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Game devs don't seem convinced on the Steam Deck from the GDC 2022 survey

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The annual game developer survey from GDC is out now for 2022 and it has some interesting insights as usual. That includes thoughts on the upcoming Steam Deck, with it clearly not selling everyone.

Having a little browse through it today and here's a few things to stuck out to me. For starters, of the ~2,700 developers surveyed about 7% said they are currently developing for Linux. Interestingly, 8% said their next project would be developed for Linux. When it comes to what platform developers are most interested in, Linux sat at 7%. As expected all three of those saw "PC" as the top platform, which by that they of course mean specifically Windows.

Stadia, Google's once promising cloud gaming solution doesn't seem to be really getting any love with it seeing 3-5% in those same questions. Streaming just doesn't seem all that popular with developers, with even Xbox Project xCloud (now just called Xbox Cloud Gaming) also seeing pretty low percentage interest from developers.

Browser-based gaming is here to stay though, as according to the survey it seems 9-11% of developers are currently doing it or planning to do it.

What about the Steam Deck though? The question posed was "Do you think Valve Software’s Steam Deck will be a viable game platform in the long term?" and only 36% said yes with 17% saying no and the rest unsure. Some of the developer comments were interesting on the Steam Deck ranging from excitement about "a product gamers have wanted for a long time" to saying they "don’t think it will deliver anything revolutionary that isn’t currently being delivered by the Switch".

The Steam Deck is interesting, as any developer / publisher we've seen actually receive a devkit unit has been practically universally praising the device. Seeing is truly believing then.

How about VR? Well, the majority (40%) are currently developing for Oculus devices. Interest seems reasonable for the Valve Index and HTC Vive, which support Linux, as 20% said they were currently developing for those. The VR market does not sound healthy from the responses though, with an increasing amount of developers who previously worked on VR now not working on any games.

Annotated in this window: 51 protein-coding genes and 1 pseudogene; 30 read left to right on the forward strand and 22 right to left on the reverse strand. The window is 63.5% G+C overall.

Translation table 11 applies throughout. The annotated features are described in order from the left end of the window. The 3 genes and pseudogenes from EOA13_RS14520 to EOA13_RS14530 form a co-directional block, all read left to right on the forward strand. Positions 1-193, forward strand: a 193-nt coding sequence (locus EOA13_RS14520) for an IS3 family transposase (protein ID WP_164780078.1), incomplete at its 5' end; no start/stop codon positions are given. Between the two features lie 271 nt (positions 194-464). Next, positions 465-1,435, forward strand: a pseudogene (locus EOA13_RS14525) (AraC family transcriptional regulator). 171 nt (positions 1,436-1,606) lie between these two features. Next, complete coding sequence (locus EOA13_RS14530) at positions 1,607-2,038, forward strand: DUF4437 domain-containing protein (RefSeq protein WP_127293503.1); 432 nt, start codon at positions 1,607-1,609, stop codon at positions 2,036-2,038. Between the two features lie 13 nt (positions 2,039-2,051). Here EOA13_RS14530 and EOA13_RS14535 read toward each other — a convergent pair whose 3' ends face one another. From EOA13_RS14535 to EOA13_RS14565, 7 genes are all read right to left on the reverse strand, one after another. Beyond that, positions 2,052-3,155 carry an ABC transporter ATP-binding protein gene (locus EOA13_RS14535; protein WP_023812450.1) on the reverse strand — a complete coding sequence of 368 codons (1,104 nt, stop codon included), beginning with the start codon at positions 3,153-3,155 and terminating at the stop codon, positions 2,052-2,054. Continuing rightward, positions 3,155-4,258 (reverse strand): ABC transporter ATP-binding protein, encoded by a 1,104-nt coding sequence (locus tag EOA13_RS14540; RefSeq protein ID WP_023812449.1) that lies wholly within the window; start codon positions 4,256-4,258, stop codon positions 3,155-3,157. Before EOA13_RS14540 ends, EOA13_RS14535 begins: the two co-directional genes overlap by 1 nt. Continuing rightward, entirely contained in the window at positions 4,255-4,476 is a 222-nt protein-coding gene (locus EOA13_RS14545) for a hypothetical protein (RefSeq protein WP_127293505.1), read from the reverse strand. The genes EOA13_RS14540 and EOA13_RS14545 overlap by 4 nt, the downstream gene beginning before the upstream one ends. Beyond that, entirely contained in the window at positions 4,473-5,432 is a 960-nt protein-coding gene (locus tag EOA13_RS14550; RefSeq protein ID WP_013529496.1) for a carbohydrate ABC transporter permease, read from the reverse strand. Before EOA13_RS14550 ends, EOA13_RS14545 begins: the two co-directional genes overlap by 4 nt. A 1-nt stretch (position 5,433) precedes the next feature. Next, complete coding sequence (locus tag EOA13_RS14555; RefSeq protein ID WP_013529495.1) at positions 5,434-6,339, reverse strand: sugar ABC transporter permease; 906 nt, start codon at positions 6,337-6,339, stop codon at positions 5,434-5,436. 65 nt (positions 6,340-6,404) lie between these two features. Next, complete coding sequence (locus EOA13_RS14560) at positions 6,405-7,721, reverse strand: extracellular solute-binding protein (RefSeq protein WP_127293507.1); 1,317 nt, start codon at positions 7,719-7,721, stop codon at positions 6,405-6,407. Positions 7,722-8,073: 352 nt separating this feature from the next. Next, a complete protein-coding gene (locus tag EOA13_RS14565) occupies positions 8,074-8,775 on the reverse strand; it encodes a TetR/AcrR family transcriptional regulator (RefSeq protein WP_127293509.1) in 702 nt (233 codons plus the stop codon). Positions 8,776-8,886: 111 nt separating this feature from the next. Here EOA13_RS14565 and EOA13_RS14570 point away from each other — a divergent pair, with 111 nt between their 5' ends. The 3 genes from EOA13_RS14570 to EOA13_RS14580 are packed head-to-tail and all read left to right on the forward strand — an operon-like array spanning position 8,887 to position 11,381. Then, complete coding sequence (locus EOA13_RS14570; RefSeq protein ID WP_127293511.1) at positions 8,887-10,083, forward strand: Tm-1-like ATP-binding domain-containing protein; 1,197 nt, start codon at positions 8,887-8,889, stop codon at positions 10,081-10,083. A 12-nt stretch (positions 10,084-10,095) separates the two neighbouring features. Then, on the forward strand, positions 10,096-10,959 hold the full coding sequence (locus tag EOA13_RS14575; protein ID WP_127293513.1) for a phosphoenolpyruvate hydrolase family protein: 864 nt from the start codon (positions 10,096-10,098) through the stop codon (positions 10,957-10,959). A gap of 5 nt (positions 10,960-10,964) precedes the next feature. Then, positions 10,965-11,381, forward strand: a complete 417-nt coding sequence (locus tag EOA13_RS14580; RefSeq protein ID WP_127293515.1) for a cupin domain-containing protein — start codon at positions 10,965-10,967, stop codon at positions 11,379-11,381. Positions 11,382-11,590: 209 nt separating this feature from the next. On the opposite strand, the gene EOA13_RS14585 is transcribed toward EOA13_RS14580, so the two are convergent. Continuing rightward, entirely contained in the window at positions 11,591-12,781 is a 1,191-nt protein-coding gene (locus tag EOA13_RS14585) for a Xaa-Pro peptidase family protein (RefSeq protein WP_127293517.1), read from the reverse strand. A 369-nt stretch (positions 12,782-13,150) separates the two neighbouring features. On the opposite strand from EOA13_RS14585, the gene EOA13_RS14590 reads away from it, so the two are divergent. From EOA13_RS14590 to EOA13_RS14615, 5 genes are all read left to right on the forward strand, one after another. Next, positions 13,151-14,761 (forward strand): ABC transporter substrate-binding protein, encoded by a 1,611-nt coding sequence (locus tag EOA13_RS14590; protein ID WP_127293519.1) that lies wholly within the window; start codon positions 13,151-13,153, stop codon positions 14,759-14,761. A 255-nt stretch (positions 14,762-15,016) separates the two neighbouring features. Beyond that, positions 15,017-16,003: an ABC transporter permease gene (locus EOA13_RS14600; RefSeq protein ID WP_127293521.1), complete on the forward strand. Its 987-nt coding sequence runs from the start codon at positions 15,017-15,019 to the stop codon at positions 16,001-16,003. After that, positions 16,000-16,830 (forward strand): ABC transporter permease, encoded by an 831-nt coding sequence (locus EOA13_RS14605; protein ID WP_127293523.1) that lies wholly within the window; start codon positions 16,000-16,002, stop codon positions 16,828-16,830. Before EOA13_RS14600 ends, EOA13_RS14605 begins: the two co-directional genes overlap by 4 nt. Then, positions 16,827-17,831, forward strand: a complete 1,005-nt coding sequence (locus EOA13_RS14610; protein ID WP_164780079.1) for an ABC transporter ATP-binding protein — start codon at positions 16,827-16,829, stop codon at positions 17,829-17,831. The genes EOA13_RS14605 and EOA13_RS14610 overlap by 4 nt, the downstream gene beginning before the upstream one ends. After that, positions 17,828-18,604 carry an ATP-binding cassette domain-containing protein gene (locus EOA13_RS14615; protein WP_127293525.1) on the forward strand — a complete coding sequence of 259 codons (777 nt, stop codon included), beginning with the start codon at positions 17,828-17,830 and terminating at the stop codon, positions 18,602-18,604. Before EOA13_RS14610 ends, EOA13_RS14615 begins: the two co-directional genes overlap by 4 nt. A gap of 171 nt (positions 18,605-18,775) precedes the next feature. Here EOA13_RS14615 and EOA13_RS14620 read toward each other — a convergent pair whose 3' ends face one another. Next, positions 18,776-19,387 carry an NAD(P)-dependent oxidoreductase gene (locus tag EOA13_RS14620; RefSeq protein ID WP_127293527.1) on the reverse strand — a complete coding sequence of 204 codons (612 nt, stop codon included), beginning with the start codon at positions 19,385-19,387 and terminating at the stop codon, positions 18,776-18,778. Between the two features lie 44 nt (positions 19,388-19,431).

A divisive one is NFTs and the (good) news there is that 70% of developers said they were not interested, with only 21% being "somewhat interested" and 7% being "very interested" and 1% already using them. Some of the responses there made me laugh ranging from it's "the wave of the future" to the blunt "How this hasn’t been identified as a pyramid scheme is beyond me".

Article taken from GamingOnLinux.com.
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I am the owner of GamingOnLinux. After discovering Linux back in the days of Mandrake in 2003, I constantly came back to check on the progress of Linux until Ubuntu appeared on the scene and it helped me to really love it. You can reach me easily by emailing GamingOnLinux directly.
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Quoting: Thane
Quoting: Anza
Quoting: ElamanOpiskelijaWhen I look at the Steam catalogue and look at games like Tooth and Tail, The Riftbreaker, Blasphemous, Dead Cells, Hollow Knight.. in fact all indie "something-Knight"'s, etc.
I see more appeal for playing them in a handheld console and at the same time, I think the console increases the appeal of these games.
I mean I would play most them in my phone if I could, and if my phone had a gamepad.

That would be Nokia N-Gage. Not very popular product though and was discontinued back in 2006. Symbian did have some games, even commercial ones.

Android phones seem to have gamepad attachments though, which I'm even less familiar with. There's even some indie games without microtransactions available.

I guess Steam Deck can somewhat act as a phone as these days regular phone calls are rare. If Facebook and Twitter work, that's quite lot of things done on a phone covered.

I can't tell you how many times I wished my surface book 3, GPD win2 or switch had a 5g/LTE modem, I have the ROG phone but premium games continue to be mostly absent from Android. An internal modem is essential for a device to substitute phones.

Exactly. Nowadays we have phones with amazing displays, battery life, optimized cooling etc. But most "good" games are still in x86.
Also an indie studio will want to publish for x86 first (sometimes on x86 only), so that they can get visibility on Steam. For many indie games, the gameplay is the priority, and not the graphics, so a desktop PC ultra-wide screen is overkill, but a mobile form factor kind of fits perfectly.
Eike 26 Jan
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I wonder if I need to change my view on phone gaming in times Feral Interactive brought Alien Isolation to phones. It's not all Candy Crush anymore...
anewson 28 Jan
Quoting: Nanobang
... much the way Microsoft --- and Gabe Newell [i
himself[/i] --- did to get devs to leave MSDOS for DirectX back in the mid-nineties:

This was an interesting bit of history, thanks for sharing it
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